Category Archives: Folk traditions

Not your Grandma’s Religion

One of my blog readers recently had a “culture shock” moment. He’s a nurse, and he was filling out a patient questionnaire with a German woman. When he asked her religion, she became upset. What went wrong? Religion and society … Continue reading →

Posted in Churches and religion, Daily life, Folk traditions, Public art | 4 Comments

Die Beiden Schwestern

While flipping through the Wilhelm Busch storybook Heidi loaned me, I came across this illustration, and I think we all know what’s going on here. (See my earlier post about this literary star whose stories paved the way for the … Continue reading →

Posted in Books and reading, Folk traditions, German language, German literature | Comments Off on Die Beiden Schwestern

What Happened to Two Minutes of Silence?

Foreigners find it almost shocking that Germans dance in the streets on Veteran’s Day. It’s the anniversary of the end of World War I. How can that possibly call for a celebration? First of all, Germans certainly honor their veterans. … Continue reading →

Posted in Festivals, Folk traditions, German history, Holidays | 5 Comments

11-11-11 (at 11:11 o’clock)

St. Martin’s Day (Martintag), November 11, kicks off the beginning of German carnival season, called Fasching, Fastnacht, Fastelabend, or Karneval, depending on where you live. But as soon as it’s begun, Fasching vanishes, only to reappear after Christmas. Why the … Continue reading →

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Lighting Up the Night

Having mourned the death of the day, Germans now start having fun with the night. They traditionally celebrate November 11th, St. Martin’s Day, with a nighttime children’s parade (Martinsumzug). Rodenbach has a population of only three thousand. Nevertheless, hundreds showed … Continue reading →

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On St. Martin’s Day, little children parade through the streets after dark, singing, Ich geh’ mit meiner Laterne Und meine Laterne mit mir. Dort oben leuchten die Sterne, Hier unten, da leuchten wir. I go with my lantern, and my … Continue reading →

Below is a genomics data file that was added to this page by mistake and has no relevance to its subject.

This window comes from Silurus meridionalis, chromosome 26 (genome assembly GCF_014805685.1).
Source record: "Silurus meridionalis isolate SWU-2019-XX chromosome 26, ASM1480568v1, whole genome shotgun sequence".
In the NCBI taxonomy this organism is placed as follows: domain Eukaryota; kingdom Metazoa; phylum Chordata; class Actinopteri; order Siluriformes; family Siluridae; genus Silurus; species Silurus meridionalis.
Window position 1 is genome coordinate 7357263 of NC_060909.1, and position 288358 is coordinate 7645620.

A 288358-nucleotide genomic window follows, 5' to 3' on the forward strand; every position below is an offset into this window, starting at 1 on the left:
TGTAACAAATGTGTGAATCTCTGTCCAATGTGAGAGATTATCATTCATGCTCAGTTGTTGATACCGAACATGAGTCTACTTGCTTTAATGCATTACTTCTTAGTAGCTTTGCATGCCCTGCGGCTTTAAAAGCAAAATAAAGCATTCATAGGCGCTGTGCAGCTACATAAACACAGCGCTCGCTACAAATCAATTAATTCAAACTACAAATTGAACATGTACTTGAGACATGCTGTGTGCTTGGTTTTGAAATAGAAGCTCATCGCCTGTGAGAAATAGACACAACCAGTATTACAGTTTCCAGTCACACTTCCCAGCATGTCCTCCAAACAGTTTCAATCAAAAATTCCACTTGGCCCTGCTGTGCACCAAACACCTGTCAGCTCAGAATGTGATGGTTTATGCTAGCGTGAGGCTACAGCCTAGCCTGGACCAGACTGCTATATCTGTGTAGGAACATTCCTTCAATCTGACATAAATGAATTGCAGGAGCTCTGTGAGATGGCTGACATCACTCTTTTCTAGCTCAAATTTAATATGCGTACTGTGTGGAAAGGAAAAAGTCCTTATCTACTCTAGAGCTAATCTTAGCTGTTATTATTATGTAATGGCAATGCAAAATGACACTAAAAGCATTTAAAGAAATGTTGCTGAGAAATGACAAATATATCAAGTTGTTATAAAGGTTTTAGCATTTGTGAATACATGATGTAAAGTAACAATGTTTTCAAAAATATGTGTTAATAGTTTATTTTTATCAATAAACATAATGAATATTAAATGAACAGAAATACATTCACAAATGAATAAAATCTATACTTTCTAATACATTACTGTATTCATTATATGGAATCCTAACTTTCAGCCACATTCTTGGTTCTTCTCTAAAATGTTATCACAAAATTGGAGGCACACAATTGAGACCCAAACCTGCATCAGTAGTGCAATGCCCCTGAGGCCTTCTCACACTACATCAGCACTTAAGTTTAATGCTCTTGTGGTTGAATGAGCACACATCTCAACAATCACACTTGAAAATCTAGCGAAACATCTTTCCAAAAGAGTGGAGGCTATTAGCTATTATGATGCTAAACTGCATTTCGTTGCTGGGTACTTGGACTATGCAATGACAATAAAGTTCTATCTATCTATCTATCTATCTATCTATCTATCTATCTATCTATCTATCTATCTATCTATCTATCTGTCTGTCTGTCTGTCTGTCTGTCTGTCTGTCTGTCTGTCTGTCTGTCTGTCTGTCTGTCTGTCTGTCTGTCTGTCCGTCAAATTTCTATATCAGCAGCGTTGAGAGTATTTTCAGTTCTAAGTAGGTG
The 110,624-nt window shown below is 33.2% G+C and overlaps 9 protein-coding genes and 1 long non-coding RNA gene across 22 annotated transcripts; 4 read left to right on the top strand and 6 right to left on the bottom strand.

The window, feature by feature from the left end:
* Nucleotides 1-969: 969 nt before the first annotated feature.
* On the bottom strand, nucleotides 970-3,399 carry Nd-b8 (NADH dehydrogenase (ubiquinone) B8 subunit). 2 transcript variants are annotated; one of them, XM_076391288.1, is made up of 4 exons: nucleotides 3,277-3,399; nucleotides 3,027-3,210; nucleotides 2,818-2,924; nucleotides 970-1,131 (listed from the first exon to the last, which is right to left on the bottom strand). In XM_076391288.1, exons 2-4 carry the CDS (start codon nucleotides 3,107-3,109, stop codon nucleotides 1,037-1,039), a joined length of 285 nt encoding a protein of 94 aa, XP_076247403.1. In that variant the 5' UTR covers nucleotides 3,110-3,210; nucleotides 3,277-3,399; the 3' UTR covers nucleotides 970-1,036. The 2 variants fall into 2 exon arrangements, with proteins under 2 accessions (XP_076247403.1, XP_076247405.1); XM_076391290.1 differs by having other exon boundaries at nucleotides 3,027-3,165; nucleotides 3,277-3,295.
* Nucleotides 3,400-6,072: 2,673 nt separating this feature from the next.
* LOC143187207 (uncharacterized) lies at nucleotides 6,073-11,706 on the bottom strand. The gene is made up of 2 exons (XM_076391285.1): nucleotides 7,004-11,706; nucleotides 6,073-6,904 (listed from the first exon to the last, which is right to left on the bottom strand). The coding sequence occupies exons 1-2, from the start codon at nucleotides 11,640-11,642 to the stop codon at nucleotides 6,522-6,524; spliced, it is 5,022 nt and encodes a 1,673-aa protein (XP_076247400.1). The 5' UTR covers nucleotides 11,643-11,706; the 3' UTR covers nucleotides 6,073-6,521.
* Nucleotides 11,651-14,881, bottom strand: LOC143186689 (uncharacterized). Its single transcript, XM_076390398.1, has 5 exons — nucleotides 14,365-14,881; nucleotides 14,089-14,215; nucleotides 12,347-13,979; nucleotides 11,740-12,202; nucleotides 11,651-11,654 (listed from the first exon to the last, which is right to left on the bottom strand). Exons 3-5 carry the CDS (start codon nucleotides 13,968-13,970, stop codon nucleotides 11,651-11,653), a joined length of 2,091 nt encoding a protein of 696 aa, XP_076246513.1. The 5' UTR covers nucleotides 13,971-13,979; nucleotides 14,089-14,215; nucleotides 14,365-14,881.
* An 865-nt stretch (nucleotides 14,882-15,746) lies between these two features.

Posted on by Clare Dunkle | 2 Comments

The Month of the Dead

In Germany, November is the month of the dead, a special time to remember lost loved ones. German Catholics set aside the first two days for this purpose: Allerheiligen, the Feast of All Saints, and Allerseelen, the Feast of All … Continue reading →

Posted in Churches and religion, Daily life, Festivals, Folk traditions, Gardening, Holidays | 4 Comments

The Passing of a People

At the end of October, nature is preoccupied with death. Leaves fall, plants decay, and even we modern humans feel a shiver pass down our spines and race out to purchase plastic skulls and polyester costumes–which, sadly, will last long … Continue reading →

Posted in Folk traditions, German history, Rural scenery | Comments Off on The Passing of a People

Wood, Water, Stone

With Halloween almost upon us, Joe and I set out into the woods this weekend to hunt for remnants of Celtic Germany. Southwest of Kindsbach, we found the Heidenfelsen (Pagan Rocks): two enormous boulders carved with cryptic figures that rest … Continue reading →

Posted in Churches and religion, Folk traditions, German history, Tourist destinations | 2 Comments

Lüftlmalerei in Garmisch-Partenkirchen

Cynical tourists visiting Bavaria might be tempted to think that the bright murals on the sides of houses there have been painted for their benefit. This isn’t true. The tradition of Lüftlmalerei, or Bavarian mural painting, has flourished since at … Continue reading →

Posted in Folk traditions, German art, German house decoration, Tourist destinations | 1 Comment